Reading Harry Potter and the Sorcerer’s Stone for the first time will forever be one of my favorite childhood memories. We meet Harry Potter, the Boy Who Lived, and learn why his survival was so remarkable. Learning about the magical world of witches and wizards is the ultimate escape for children of all ages. It is here that we encounter iconic elements of Harry Potter fandom such as The Hogwarts Express, the Sorting Hat, Hogwarts itself, core characters that we will learn to love like our own family, Gringotts, chocolate frogs, Diagon Alley, and more. The sense of magic and wonder never loses its power throughout the book. It is a wonderful start to a fantastic series and the reason why I just spent $45 for a custom Hogwarts acceptance letter for myself on Etsy yesterday.
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3. Harry Potter and the Order of the Phoenix (Book 5)
Many people absolutely despise this book because they become extremely frustrated with Dolores Umbridge, but that is the power of good writing! The reason why this is not even higher on this list is because there is no quidditch, which is the only sport as a Potterhead that I care about. This book is a big turning point for Harry; he is no longer a child, but a young wizard dealing with the problems of the adult world, magical or not. Tons of readers get frustrated with this angst, but the things that Harry is experiencing justifies a little attitude now and then. The birth of Dumbledore’s army will never cease to make me cry as a group of like-minded wizards attempt to prepare for the unknown and take control of their own destinies in the Room of Requirement. Fred and George Weasley have a few surprises up their sleeves as usual, and we get to know Luna Lovegood, the wildly unordinary girl with a heart of gold. “I mustn’t tell lies,” I love this book!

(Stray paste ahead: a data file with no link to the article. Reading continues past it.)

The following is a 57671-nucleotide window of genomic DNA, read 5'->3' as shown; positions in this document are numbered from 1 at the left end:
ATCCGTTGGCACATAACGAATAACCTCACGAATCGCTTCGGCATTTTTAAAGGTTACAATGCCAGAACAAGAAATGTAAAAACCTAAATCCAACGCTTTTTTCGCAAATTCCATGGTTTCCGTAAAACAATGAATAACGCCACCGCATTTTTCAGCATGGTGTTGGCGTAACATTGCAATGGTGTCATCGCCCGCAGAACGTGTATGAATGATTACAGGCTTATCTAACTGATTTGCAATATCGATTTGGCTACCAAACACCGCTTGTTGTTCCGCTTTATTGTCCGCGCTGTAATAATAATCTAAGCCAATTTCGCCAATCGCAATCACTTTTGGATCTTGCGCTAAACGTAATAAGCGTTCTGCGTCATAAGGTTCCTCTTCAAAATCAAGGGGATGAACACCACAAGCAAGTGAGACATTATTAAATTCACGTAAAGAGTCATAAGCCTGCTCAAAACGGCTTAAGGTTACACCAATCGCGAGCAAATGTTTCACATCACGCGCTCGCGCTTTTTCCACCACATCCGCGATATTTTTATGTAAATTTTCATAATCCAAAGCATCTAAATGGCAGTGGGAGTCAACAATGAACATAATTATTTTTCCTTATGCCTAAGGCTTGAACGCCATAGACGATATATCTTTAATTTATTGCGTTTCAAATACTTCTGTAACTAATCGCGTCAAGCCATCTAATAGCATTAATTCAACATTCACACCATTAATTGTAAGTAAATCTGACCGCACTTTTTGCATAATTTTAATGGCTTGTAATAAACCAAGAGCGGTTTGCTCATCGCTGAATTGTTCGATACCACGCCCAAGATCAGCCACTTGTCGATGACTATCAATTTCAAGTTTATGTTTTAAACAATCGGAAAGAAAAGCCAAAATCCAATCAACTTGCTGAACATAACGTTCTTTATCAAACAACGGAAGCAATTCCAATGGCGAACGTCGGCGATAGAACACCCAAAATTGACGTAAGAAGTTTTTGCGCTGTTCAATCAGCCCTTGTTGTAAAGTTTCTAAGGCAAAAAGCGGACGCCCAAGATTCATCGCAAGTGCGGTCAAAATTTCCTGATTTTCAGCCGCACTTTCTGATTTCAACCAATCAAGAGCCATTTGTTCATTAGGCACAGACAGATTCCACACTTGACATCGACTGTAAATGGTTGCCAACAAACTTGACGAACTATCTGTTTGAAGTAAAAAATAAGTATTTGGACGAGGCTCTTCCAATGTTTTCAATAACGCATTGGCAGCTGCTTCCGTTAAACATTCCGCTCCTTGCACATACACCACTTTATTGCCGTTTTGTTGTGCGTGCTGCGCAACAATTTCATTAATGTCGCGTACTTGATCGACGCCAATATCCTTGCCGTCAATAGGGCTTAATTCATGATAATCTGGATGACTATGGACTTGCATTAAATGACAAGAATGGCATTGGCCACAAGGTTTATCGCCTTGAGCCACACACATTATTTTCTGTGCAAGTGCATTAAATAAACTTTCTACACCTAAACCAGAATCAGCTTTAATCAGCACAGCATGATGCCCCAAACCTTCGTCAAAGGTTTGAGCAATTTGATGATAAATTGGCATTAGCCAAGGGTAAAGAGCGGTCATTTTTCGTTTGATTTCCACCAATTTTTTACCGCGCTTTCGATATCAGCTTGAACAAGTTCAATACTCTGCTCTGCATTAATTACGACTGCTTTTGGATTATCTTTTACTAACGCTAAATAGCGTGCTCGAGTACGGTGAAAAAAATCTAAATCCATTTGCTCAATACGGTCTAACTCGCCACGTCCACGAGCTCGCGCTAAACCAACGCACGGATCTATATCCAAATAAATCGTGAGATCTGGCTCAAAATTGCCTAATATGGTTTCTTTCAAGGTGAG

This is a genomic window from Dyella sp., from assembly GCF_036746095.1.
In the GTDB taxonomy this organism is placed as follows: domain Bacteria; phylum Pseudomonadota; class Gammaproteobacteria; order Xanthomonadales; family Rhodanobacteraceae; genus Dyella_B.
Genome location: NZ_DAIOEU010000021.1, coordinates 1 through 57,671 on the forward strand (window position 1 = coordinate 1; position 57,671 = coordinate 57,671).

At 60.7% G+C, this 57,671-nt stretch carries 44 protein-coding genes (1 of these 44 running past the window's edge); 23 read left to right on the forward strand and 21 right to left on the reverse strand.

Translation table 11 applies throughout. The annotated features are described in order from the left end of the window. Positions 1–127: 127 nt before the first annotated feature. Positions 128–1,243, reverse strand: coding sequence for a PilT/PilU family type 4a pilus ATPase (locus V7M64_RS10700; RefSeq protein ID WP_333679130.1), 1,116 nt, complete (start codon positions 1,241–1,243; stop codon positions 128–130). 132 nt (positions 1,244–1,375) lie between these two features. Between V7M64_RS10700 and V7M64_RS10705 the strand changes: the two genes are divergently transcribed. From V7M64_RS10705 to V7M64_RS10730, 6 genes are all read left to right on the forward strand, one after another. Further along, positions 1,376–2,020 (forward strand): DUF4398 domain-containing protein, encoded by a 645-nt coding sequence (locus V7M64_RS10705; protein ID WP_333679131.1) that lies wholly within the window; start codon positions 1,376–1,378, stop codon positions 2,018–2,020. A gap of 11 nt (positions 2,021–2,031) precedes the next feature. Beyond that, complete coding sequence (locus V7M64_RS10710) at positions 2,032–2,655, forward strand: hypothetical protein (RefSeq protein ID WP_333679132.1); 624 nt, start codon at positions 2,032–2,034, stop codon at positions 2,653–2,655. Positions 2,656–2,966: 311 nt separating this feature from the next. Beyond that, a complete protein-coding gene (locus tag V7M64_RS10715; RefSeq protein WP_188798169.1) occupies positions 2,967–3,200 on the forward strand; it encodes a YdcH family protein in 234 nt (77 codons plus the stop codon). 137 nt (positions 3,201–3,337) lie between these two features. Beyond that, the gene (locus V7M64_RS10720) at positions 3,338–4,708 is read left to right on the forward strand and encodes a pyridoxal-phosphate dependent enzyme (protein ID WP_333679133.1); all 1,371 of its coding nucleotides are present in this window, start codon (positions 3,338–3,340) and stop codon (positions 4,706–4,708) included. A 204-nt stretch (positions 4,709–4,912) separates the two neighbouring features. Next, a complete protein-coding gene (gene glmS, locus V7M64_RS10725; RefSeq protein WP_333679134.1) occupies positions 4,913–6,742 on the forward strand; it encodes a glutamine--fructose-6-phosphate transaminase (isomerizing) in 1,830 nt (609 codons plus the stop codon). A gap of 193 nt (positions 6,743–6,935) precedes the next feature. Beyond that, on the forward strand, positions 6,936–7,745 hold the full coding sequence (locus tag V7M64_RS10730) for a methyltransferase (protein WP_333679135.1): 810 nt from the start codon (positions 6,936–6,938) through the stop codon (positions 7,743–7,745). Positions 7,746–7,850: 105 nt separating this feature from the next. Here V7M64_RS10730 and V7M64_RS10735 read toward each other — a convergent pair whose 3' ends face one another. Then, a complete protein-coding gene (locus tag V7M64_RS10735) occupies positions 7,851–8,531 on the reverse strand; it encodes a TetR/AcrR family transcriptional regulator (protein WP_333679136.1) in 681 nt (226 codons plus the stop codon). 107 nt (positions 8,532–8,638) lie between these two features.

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2. Harry Potter and the Goblet of Fire (Book 4)
Harry Potter and the Goblet of Fire is jam-packed with events that we had never known about before, like the Quidditch World Cup, the Triwizard Tournament and Yule Ball. This is a long book and many had trouble getting through, but its lengthiness is needed in order to set up for the shift from childhood to adulthood. We have to endure the death of Cedric Diggory and the immense guilt that Harry feels because of it. Ron and Hermione have a huge blowout after their feelings for one another are not addressed. We learn in this book that Voldemort is officially back and Hogwarts is no longer a safe place. In other words, shit starts to get real in this book.
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1. Harry Potter and the Prisoner of Azkaban (Book 3)
This will forever be my favorite book because we meet Lupin, arguably one of the best characters of the entire series. Harry Potter and the Prisoner of Azkaban is very tightly written and has an amazing plot; there are no lulls in the storyline that occur in later books. This is a great book to reread after finishing the series to explain why Snape acts the way he does during the climax of this story with Sirius Black. Dementors are introduced along with the Patronus charm. Our taste buds tingle at the description of butter-beer. We learn more about James and Lily and have to endure Harry’s earliest memories of his parents screaming while they are being attacked by Voldemort. We take away from this book the true meaning of friendship and loyalty and most importantly, how to identify the Peter Pettigrews of our lives.